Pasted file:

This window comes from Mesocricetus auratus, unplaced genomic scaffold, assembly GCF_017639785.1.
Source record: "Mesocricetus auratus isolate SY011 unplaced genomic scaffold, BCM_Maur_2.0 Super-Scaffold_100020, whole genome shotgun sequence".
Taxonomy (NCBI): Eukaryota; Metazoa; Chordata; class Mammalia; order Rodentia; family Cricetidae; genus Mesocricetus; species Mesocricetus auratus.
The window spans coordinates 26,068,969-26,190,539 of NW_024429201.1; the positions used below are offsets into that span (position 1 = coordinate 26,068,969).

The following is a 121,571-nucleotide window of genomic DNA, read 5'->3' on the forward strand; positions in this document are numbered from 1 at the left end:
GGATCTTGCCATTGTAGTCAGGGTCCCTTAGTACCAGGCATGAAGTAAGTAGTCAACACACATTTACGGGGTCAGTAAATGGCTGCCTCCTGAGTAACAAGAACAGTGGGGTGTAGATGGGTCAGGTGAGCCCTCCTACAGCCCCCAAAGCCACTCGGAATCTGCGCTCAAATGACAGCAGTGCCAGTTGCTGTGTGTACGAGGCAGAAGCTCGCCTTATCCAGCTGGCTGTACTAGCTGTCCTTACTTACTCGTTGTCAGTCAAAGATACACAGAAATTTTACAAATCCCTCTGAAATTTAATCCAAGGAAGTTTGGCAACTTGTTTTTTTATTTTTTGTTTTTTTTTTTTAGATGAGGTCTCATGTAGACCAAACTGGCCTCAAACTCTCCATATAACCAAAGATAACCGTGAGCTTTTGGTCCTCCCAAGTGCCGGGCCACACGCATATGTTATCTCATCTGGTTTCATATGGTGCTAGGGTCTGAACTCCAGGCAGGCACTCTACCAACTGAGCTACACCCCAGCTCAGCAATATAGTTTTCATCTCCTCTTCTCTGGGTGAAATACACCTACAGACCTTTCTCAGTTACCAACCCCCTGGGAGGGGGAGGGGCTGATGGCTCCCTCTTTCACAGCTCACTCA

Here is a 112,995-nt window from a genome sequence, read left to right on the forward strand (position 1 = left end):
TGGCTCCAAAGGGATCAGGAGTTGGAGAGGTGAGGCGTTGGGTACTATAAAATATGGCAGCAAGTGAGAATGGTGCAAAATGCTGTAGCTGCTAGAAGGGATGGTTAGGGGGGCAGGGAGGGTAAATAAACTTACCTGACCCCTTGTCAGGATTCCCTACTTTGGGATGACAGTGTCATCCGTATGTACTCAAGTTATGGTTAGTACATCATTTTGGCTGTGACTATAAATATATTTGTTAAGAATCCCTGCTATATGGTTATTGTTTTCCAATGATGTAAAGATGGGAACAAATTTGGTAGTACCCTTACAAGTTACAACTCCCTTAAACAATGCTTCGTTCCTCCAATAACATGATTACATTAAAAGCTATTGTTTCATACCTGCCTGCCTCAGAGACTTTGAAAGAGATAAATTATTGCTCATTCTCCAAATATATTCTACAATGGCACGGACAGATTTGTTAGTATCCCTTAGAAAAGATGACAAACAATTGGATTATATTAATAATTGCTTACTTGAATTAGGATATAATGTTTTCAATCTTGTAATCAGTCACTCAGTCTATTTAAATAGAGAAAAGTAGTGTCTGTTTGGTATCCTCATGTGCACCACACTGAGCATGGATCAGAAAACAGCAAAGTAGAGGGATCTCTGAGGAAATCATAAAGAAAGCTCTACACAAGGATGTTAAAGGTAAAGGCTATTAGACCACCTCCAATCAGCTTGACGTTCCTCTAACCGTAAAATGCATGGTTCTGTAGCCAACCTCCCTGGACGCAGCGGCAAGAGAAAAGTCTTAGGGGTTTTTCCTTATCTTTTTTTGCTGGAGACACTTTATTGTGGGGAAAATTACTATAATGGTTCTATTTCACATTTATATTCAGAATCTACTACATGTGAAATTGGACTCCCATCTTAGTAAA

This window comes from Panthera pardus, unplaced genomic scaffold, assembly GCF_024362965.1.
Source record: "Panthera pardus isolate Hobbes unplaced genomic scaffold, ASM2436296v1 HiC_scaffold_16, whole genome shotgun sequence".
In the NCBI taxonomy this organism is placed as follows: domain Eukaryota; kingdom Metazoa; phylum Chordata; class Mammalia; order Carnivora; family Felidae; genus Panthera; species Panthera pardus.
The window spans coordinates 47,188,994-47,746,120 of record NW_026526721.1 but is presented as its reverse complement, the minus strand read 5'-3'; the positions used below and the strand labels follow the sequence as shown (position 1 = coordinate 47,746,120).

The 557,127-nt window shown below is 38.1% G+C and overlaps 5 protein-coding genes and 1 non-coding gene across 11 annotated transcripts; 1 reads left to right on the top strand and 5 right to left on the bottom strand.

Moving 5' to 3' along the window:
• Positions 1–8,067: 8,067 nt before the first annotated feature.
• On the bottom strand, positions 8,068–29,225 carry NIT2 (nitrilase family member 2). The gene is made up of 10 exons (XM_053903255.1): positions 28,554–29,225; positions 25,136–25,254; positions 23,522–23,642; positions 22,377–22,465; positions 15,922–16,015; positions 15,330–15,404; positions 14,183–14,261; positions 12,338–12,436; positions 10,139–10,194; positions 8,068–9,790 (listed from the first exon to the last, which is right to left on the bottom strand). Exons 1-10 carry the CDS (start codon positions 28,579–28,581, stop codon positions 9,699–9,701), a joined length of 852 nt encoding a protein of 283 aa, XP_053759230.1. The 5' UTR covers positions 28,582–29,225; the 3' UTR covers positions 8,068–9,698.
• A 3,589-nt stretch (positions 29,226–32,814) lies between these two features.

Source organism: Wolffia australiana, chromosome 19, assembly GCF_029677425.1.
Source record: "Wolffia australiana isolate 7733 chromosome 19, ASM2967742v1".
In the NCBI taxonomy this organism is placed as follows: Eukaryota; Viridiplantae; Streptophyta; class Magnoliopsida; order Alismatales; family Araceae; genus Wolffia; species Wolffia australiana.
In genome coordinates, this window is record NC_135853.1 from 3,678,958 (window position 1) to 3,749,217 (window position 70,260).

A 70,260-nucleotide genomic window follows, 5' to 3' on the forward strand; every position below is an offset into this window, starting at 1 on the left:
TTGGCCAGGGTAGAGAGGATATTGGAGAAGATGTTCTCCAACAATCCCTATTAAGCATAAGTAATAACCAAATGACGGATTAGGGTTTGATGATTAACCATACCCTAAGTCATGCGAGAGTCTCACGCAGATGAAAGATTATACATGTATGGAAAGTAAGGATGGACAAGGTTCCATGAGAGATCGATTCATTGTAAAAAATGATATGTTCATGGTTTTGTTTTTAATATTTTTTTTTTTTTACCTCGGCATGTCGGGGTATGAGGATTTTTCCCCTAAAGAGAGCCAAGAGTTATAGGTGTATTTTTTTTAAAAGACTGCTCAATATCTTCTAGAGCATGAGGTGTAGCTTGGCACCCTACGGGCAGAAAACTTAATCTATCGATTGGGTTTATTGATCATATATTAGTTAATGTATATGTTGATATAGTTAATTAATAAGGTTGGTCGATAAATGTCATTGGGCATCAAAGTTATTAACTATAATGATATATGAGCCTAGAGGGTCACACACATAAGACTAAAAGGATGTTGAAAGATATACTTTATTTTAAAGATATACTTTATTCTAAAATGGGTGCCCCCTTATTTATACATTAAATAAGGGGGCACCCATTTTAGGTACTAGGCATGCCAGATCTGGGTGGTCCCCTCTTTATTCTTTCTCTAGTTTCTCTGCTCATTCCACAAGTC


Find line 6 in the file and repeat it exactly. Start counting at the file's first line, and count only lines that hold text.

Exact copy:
GGATCTTGCCATTGTAGTCAGGGTCCCTTAGTACCAGGCATGAAGTAAGTAGTCAACACACATTTACGGGGTCAGTAAATGGCTGCCTCCTGAGTAACAAGAACAGTGGGGTGTAGATGGGTCAGGTGAGCCCTCCTACAGCCCCCAAAGCCACTCGGAATCTGCGCTCAAATGACAGCAGTGCCAGTTGCTGTGTGTACGAGGCAGAAGCTCGCCTTATCCAGCTGGCTGTACTAGCTGTCCTTACTTACTCGTTGTCAGTCAAAGATACACAGAAATTTTACAAATCCCTCTGAAATTTAATCCAAGGAAGTTTGGCAACTTGTTTTTTTATTTTTTGTTTTTTTTTTTTAGATGAGGTCTCATGTAGACCAAACTGGCCTCAAACTCTCCATATAACCAAAGATAACCGTGAGCTTTTGGTCCTCCCAAGTGCCGGGCCACACGCATATGTTATCTCATCTGGTTTCATATGGTGCTAGGGTCTGAACTCCAGGCAGGCACTCTACCAACTGAGCTACACCCCAGCTCAGCAATATAGTTTTCATCTCCTCTTCTCTGGGTGAAATACACCTACAGACCTTTCTCAGTTACCAACCCCCTGGGAGGGGGAGGGGCTGATGGCTCCCTCTTTCACAGCTCACTCA